The strategy used by Unix::Sysadmin is twofold. First the framework provides a way to preserve arbitrary groups and users based on name or ID. Secondly. a mechanism is provided to map group/user /names/ids from the values stored in the framework to some other arbitrary value.
Records in the User and Group list files may have a (u|g)preserve= value. This is a colon seperated list of names and/or IDs that the framework will preserve when it encounters them in the [master.]passwd/shadow/group files it is about to replace. (See the Unix::Sysadmin::Host.list manpage for more details on these parameters) This mechanism works well for protecting system users or groups from being overwritten by different values in the framework's database. For example, the standard list of groups for FreeBSD contains these entries:
wheel:*:0:root daemon:*:1:daemon kmem:*:2:root sys:*:3:root tty:*:4:root operator:*:5:root mail:*:6: bin:*:7: news:*:8: man:*:9: games:*:13: staff:*:20:root guest:*:31:root bind:*:53: uucp:*:66: xten:*:67:xten dialer:*:68: network:*:69: nogroup:*:65533: nobody:*:65534:
Contrast this to the standard /etc/group file for Solaris 8:
root::0:root other::1: bin::2:root,bin,daemon sys::3:root,bin,sys,adm adm::4:root,adm,daemon uucp::5:root,uucp mail::6:root tty::7:root,tty,adm lp::8:root,lp,adm nuucp::9:root,nuucp staff::10: daemon::12:root,daemon sysadmin::14: nobody::60001: noaccess::60002: nogroup::65534:
These don't match up well at all! In fact, only two groups,
usasetup therefore contains entries corresponding to
the first list above. How do we distribute this database to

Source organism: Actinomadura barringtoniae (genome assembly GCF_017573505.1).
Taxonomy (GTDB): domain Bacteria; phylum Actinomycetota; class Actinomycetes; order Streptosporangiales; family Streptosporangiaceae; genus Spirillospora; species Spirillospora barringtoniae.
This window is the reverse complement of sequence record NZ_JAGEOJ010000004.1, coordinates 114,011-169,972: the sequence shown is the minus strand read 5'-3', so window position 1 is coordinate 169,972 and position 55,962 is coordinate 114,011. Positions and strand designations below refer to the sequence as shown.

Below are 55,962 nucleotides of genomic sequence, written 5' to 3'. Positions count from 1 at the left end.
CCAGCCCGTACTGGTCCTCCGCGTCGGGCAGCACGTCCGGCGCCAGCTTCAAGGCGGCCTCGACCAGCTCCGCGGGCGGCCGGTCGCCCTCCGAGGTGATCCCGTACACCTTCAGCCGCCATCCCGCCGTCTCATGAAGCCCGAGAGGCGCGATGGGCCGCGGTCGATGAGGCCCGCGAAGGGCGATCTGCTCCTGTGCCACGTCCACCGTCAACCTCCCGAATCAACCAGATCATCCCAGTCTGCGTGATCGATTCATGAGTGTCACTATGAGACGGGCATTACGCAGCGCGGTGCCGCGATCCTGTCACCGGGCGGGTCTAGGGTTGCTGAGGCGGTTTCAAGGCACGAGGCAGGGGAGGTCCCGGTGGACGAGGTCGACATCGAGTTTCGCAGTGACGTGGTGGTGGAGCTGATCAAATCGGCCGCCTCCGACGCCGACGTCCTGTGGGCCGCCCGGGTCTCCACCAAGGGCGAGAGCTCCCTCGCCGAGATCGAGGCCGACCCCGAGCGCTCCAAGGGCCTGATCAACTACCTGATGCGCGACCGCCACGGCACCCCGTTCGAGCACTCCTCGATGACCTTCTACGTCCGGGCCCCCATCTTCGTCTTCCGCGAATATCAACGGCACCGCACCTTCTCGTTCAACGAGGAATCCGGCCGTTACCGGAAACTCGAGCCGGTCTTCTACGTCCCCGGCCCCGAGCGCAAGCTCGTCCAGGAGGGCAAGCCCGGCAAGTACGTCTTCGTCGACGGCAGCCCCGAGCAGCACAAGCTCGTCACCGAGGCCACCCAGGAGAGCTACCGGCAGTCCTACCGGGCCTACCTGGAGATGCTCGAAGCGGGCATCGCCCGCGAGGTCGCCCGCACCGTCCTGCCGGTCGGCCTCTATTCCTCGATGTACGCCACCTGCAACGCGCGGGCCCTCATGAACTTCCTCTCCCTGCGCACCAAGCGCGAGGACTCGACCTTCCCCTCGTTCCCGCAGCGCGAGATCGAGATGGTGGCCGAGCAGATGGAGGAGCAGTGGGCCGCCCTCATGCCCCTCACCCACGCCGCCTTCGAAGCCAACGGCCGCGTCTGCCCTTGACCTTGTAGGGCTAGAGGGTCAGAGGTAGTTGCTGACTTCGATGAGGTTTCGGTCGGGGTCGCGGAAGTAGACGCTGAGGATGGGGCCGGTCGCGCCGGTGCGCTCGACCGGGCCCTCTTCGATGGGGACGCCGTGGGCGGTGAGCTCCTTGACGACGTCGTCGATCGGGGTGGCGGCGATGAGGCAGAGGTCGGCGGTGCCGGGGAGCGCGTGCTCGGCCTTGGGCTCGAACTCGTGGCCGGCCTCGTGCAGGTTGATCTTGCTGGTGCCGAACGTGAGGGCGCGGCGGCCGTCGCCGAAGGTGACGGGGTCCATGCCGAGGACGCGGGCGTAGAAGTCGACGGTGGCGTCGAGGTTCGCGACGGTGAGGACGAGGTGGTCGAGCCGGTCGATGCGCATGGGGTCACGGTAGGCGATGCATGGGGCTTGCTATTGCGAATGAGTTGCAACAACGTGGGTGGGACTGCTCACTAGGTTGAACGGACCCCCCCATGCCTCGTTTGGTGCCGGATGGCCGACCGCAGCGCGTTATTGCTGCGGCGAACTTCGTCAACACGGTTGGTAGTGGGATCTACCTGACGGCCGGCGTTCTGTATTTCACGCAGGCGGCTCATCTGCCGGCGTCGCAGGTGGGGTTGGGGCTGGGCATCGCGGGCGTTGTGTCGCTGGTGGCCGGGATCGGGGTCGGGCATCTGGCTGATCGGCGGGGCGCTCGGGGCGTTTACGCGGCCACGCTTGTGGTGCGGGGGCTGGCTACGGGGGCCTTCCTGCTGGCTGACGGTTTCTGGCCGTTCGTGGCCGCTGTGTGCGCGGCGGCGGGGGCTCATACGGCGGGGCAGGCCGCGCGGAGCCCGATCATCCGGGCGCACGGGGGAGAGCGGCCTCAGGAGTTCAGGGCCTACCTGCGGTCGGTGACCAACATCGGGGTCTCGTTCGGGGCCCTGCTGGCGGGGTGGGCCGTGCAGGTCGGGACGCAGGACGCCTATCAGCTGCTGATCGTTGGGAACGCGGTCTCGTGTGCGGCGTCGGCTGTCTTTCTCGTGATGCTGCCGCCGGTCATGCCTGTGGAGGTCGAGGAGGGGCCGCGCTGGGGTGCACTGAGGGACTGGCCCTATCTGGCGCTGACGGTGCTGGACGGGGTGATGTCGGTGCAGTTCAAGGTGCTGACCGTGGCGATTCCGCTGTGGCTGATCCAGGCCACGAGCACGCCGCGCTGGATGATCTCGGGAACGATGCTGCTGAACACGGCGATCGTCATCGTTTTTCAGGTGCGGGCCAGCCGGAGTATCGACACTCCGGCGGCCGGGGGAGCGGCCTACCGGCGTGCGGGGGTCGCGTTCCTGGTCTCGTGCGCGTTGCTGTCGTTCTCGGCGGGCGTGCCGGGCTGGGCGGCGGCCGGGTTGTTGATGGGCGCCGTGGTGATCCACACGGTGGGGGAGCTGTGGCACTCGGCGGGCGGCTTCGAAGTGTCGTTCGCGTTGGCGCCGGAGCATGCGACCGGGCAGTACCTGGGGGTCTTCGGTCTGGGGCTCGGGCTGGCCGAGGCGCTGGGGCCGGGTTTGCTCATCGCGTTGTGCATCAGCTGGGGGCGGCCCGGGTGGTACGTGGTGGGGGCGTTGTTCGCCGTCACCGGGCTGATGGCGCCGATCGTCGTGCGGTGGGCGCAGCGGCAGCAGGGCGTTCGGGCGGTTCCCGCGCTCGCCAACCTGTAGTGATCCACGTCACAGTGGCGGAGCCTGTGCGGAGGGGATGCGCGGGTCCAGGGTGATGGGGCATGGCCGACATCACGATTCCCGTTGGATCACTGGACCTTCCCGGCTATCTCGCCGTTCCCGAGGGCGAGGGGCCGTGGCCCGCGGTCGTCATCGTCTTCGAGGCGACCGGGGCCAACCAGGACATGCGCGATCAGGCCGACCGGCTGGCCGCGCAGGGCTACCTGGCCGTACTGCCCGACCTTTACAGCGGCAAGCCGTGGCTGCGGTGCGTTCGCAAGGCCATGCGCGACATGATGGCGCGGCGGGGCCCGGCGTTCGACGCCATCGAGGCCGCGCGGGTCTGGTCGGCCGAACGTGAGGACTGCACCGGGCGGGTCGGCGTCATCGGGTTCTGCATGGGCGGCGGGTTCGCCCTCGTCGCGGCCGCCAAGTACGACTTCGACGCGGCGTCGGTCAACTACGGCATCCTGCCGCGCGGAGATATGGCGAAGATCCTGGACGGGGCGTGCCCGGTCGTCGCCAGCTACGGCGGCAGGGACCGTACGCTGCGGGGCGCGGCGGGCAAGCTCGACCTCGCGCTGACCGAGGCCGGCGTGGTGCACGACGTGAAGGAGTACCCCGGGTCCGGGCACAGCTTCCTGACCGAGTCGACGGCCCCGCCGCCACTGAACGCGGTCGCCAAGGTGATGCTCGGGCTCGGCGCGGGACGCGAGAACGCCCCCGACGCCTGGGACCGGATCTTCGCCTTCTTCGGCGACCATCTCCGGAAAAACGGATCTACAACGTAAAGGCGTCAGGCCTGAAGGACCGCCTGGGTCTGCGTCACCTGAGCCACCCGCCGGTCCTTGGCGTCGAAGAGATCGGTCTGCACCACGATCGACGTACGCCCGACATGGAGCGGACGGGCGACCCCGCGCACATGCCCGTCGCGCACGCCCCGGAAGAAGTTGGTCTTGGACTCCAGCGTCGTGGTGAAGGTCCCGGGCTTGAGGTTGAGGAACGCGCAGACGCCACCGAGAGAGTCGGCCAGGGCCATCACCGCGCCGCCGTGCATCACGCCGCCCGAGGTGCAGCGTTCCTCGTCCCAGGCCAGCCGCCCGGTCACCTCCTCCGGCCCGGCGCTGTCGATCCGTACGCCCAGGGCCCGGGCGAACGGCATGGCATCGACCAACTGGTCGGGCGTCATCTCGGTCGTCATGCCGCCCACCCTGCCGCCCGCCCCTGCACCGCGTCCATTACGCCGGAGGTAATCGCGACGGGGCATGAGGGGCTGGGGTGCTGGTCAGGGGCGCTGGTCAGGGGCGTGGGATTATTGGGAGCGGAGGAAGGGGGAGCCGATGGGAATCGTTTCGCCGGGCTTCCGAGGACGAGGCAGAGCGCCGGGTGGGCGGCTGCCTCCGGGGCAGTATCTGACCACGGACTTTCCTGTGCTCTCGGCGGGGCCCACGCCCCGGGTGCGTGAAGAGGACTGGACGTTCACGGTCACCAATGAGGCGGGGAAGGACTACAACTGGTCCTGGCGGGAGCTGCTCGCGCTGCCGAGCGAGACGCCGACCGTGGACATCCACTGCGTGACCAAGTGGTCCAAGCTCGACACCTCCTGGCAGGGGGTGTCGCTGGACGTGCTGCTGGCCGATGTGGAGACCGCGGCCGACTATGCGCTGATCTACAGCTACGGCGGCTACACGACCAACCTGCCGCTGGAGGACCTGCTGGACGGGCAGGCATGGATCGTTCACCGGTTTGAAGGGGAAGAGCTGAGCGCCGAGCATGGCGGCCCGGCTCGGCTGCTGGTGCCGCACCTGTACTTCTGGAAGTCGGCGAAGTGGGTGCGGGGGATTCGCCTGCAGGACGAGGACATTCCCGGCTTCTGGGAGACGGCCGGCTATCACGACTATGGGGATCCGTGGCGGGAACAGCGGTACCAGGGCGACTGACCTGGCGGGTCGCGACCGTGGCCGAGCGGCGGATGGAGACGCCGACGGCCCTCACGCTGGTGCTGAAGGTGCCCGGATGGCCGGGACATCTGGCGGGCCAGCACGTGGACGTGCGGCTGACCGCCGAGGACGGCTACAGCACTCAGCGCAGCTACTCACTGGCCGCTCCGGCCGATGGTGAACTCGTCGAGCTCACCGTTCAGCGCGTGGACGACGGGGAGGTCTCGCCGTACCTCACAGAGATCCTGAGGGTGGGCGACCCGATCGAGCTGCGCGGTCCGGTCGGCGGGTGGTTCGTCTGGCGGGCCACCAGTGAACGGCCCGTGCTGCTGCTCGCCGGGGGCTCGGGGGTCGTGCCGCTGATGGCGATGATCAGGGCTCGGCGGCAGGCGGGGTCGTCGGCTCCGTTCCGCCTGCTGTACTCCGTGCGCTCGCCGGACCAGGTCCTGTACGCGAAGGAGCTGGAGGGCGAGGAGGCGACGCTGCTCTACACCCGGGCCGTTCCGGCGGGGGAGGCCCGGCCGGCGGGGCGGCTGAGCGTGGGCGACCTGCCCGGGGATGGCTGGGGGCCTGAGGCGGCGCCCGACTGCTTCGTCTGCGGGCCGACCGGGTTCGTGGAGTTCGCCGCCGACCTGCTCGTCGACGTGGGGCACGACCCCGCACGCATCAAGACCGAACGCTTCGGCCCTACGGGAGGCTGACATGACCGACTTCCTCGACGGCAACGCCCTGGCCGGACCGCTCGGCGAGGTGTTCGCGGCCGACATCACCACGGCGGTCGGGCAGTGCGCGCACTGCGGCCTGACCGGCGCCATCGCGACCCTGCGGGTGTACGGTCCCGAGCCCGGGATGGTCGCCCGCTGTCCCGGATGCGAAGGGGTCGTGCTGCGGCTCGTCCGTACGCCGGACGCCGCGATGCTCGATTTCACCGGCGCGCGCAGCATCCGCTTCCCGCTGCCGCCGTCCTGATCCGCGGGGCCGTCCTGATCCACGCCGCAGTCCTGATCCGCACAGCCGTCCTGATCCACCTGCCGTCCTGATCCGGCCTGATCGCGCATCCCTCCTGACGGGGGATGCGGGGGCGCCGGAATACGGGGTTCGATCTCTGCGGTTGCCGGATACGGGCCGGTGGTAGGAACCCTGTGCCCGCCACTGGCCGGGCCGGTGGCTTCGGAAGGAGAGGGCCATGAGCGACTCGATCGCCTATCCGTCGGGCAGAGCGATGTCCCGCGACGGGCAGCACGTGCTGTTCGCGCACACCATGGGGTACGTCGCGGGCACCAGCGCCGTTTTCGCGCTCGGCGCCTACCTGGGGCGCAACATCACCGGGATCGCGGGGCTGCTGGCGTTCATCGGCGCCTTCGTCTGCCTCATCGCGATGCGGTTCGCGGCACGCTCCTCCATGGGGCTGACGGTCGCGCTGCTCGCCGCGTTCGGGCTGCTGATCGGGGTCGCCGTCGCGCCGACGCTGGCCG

a Solaris 8 client without completely mangling its configuration?
Glad you asked, since I had to solve this exact problem where I work. In my Host.list file, under the entries for Solaris clients, I added the following lines:
The first line is a list of gids and group names to preserve. I have included
all the names and gids that collide between the two lists. This means that
these groups will not be replaced by values from the framework when an
/etc/group file is produced for this host. Another approach to this problem
might be to add the groups in the second list that don't conflict, such as
sysadmin, nogroup and noaccess, to the Group.list file. This means they
would propogate to other hosts where they presumambly would do no harm.
I was too distracted writing this framework at the time to think of that
however. And besides, there is still an irreducable minimun of groups
that need to be preserved. The second line is a bit more interesting.
It defines a group mapping for two groups, one by name and one by gid.